Anglophone Crisis: Cameroon’s PM says government is ready for dialogue

Dion Ngute arrived in Bamenda clothed in traditional garb of the Northwest Region.
dion ngute
Oslo, Norway 20170224. Joseph Dion Ngute during Oslo Humanitarian Conference on Nigeria and the Lake Chad Region. Norway, Germany, Nigeria and the United Nations is hosting the conference held at Holmenkollen Park Hotel Rica in Oslo on Friday. Photo: Haakon Mosvold Larsen / NTB scanpix

Cameroon Prime Minister Joseph Dion Ngute arrived Thursday in Bamenda, capital of the restive anglophone Northwest Region, with the message that the government was ready for dialogue to resolve the regional conflict with separatists, while stressing that independence was not on the table.

“Apart from the indivisibility of Cameroon, the president of the republic is ready to organise a formal dialogue to resolve the socio-political crisis,” Cameroon state broadcaster CRTV reported the prime minister saying.

Dion Ngute arrived in Bamenda clothed in traditional garb of the Northwest Region.

He was met by a group of 50 women brandishing placards bearing messages such as “we cry for our children” and “conflict is inevitable but violence is a choice”.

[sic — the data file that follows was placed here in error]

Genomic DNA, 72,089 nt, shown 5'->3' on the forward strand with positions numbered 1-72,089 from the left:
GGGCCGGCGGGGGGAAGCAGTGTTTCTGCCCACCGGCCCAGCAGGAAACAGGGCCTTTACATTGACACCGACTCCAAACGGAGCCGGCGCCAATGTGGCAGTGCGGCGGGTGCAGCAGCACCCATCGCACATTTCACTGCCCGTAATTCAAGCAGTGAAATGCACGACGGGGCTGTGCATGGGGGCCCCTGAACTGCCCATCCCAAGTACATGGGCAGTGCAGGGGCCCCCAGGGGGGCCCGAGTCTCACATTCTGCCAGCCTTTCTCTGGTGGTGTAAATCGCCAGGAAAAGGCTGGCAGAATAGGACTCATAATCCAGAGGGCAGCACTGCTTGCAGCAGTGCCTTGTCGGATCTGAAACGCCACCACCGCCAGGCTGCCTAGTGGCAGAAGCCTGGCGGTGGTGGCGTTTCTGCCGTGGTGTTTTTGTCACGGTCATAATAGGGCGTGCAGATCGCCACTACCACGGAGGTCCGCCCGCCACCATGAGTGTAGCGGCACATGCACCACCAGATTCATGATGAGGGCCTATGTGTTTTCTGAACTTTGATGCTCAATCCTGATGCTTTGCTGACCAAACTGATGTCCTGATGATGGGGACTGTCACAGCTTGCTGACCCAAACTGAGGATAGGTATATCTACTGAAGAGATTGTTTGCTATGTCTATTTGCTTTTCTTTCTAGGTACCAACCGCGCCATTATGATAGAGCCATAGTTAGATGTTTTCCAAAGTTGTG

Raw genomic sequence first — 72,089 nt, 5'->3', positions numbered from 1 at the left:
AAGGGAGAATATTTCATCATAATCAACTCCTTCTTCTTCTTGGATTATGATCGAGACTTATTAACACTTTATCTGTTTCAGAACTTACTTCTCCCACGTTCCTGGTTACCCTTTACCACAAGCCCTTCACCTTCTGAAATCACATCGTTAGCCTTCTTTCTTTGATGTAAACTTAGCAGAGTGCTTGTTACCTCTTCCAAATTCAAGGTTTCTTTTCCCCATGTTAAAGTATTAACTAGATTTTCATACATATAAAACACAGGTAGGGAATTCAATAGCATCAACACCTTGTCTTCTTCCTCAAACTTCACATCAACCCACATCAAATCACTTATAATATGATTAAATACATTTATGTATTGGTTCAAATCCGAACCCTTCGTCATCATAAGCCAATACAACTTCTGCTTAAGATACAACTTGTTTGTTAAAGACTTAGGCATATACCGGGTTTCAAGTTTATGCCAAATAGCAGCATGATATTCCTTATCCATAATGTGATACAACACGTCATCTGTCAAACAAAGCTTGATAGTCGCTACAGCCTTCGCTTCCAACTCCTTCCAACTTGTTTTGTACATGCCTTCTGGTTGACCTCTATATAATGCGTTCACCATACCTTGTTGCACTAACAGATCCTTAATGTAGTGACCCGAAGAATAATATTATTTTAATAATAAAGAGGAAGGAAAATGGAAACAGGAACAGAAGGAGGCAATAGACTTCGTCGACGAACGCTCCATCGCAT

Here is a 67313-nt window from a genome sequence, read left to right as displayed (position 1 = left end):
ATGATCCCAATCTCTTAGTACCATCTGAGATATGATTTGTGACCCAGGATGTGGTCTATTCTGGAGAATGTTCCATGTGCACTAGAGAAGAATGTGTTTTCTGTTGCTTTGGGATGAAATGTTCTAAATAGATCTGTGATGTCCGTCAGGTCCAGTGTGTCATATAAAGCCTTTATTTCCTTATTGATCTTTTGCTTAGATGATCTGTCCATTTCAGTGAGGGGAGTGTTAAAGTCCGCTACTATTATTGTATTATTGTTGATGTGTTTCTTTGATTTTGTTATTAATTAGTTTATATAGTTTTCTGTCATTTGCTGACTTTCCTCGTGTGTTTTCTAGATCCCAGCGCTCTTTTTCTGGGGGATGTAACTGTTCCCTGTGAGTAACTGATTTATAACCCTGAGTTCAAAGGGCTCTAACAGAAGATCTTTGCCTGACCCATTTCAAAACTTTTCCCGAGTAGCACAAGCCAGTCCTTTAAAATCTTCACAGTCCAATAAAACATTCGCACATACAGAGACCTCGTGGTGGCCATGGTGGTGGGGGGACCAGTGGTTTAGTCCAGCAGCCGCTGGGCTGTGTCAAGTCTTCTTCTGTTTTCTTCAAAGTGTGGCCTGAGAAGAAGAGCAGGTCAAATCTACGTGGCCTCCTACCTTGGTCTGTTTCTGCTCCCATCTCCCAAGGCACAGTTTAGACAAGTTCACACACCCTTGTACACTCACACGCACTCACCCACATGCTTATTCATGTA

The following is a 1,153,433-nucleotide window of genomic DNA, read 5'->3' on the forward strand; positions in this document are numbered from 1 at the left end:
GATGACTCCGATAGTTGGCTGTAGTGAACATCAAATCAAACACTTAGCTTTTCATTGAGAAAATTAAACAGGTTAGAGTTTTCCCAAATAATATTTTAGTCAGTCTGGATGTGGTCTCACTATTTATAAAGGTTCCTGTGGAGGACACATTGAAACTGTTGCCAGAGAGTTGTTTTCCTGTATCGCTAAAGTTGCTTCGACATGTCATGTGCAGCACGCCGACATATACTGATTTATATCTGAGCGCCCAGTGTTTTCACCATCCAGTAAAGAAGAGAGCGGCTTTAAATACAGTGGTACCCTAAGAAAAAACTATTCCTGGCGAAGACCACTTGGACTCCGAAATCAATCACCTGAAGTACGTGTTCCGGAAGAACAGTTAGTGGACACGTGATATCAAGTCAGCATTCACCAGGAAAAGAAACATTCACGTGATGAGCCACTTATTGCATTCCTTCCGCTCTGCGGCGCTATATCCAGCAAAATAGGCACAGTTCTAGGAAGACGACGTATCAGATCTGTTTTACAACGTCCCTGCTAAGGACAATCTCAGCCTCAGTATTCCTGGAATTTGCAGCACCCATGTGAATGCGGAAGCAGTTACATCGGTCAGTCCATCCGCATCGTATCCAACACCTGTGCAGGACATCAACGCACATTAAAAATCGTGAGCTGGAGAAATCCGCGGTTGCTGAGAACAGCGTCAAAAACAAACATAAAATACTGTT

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Since 2017, fighting between government troops and anglophone separatists demanding independence in the Southwest and Nrthwest regions has killed hundreds and forced nearly 500,000 people from their homes. 

English-speaking communities chafe at what they see as discrimination from the French-speaking majority. But the government rejects demands for autonomy and has dispatched thousands of troops in a crackdown.

At the moment there are no channels for dialogue between the government and the rebels.

Human Rights Watch (HRW) said Monday that Cameroon authorities have regularly tortured and held incommunicado detainees arrested in the government’s crackdown on the armed separatist movement.

In October 2017, radicals declared the creation of the “Republic of Ambazonia,” covering the two English-speaking regions incorporated into francophone Cameroon in 1961.

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The declaration went largely unnoticed outside Cameroon, and “Ambazonia” — named after a bay at the mouth of the Douala River — has been recognised by no-one.

The separatists have been blamed for attacks on police stations and schools and for staging mass kidnappings.

On Thursday, accompanied by territorial administration minister Paul Atanga Nji, Dion Ngute held talks with regional officials.

He will also visit the other anglophone region — the Southwest Region.

The separatist conflict has forced more than 530,000 people to flee their homes while 32,000 others have sought refuge in neighbouring Nigeria.

The UN Security Council will hold its first meeting this month to discuss the country’s separatist conflict. 

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